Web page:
Firstly, some gun owners became rather upset, as they felt their privacy was being violated. I’m not quite sure why. The New York State Penal Code §400.01, Paragraph 5 specifically states

The name and address of any person to whom an application for any license has been granted shall be a public record.

So are they upset because the paper published public information, or because the information is public in the first place? If it’s the latter, why? If you don’t want your name and address to be a public record, get a shotgun or a rifle. New York State doesn’t require permits for those. Nobody forced you to get a pistol. (Or any gun.) Nobody forced me to become a lawyer, but you can look me up on the New York State Bar Association’s public lawyer directory. I could have become a professional chef, and you could have bought a shotgun. (Or no gun.)

Sidebar: I have to commend The Journal News for the way they carried out this map. Users can’t search for names or addresses or filter any of the entries. Users can’t interact at all with the database which the map implements. The only way to see all 44,000 names and addresses is to click all 44,000 dots. For the most part, gun owners are pretty well hidden within the noise. The obvious counterpoint is that the only folks who you don’t want to know you have a gun are your neighbors, who probably zoomed into your neighborhood and clicked on your house while I was typing this sentence.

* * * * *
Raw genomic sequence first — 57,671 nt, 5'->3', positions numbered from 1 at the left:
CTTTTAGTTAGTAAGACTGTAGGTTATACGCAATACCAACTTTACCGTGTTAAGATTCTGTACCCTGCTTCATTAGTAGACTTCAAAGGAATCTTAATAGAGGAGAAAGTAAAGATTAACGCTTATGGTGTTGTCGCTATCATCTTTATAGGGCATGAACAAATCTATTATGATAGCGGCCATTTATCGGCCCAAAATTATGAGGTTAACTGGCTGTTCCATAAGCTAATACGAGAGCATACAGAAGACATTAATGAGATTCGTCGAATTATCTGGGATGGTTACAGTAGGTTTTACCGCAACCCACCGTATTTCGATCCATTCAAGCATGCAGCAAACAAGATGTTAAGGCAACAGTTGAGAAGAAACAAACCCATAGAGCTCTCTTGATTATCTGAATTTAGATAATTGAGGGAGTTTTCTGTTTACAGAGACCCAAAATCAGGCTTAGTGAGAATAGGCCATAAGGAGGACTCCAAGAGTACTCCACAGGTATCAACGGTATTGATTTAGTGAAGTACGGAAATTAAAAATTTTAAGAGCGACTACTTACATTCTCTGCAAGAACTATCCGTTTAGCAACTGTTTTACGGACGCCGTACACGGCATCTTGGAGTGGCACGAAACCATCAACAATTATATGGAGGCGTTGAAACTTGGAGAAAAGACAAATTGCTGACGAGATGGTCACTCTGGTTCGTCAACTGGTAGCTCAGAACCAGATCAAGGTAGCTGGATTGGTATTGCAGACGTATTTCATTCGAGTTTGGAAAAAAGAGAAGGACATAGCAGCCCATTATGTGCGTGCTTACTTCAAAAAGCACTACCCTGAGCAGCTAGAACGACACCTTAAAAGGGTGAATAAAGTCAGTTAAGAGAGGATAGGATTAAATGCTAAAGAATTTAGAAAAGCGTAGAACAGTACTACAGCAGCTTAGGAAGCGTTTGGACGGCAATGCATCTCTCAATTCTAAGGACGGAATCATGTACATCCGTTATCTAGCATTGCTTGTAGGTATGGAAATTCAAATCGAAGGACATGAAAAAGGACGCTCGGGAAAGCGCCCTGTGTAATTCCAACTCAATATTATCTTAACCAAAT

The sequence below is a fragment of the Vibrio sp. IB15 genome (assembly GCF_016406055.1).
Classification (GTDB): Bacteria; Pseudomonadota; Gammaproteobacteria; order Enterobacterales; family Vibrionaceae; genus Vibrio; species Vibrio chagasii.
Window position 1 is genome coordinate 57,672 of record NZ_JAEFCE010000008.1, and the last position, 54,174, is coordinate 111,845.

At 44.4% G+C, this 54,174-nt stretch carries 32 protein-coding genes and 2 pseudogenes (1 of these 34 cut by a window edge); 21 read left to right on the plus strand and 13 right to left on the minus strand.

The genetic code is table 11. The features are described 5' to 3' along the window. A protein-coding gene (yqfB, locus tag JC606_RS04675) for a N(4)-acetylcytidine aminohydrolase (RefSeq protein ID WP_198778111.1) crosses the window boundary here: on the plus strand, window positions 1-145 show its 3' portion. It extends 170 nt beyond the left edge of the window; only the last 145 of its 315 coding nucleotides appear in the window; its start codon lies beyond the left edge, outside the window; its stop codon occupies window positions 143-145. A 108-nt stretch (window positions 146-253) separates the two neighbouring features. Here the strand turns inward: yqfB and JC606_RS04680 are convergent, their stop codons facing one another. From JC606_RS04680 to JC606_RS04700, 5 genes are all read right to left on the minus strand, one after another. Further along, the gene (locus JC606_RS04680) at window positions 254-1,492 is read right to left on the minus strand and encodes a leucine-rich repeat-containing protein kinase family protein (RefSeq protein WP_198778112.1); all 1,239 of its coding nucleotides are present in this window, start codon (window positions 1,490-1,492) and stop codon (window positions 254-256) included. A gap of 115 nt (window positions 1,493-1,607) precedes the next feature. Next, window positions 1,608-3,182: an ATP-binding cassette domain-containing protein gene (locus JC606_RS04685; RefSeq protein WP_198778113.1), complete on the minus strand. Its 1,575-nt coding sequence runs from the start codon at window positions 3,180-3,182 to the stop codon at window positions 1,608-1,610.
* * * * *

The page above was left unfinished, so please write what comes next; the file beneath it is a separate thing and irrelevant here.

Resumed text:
why so serious

Secondly, why do you care if other folks know you have a gun? Isn’t the whole idea of owning a handgun self defense? If criminals can look up your house and find out that you have a permit for a handgun, are they not going to go somewhere else? Do you think burglars are motivated by the possibility of a shootout, or by the possibility of grabbing your laptop and running off into the night without being shot at? Gun owners are thusly saved the expense of buying ammunition and engaging in running/costly firefights with burglars. Bullets don’t grow on trees.

Thirdly, the State Senator representing Putnam County (the next county for which the paper plans to map gun permits) has referred to this map as casting a scarlet letter on gun owners.